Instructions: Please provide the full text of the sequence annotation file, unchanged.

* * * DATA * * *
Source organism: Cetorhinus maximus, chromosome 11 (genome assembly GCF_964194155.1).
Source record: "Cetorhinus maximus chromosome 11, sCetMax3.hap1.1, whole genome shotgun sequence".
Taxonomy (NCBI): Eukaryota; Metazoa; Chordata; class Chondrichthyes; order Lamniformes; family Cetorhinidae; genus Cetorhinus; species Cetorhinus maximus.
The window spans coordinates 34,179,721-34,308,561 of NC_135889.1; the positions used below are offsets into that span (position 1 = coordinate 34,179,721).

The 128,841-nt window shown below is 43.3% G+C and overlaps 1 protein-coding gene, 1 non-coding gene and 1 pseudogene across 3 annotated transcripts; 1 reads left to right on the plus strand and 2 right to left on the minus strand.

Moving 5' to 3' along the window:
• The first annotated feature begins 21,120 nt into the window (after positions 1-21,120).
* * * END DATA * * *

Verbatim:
Source organism: Cetorhinus maximus, chromosome 11 (genome assembly GCF_964194155.1).
Source record: "Cetorhinus maximus chromosome 11, sCetMax3.hap1.1, whole genome shotgun sequence".
Taxonomy (NCBI): Eukaryota; Metazoa; Chordata; class Chondrichthyes; order Lamniformes; family Cetorhinidae; genus Cetorhinus; species Cetorhinus maximus.
The window spans coordinates 34,179,721-34,308,561 of NC_135889.1; the positions used below are offsets into that span (position 1 = coordinate 34,179,721).

The 128,841-nt window shown below is 43.3% G+C and overlaps 1 protein-coding gene, 1 non-coding gene and 1 pseudogene across 3 annotated transcripts; 1 reads left to right on the plus strand and 2 right to left on the minus strand.

Moving 5' to 3' along the window:
• The first annotated feature begins 21,120 nt into the window (after positions 1-21,120).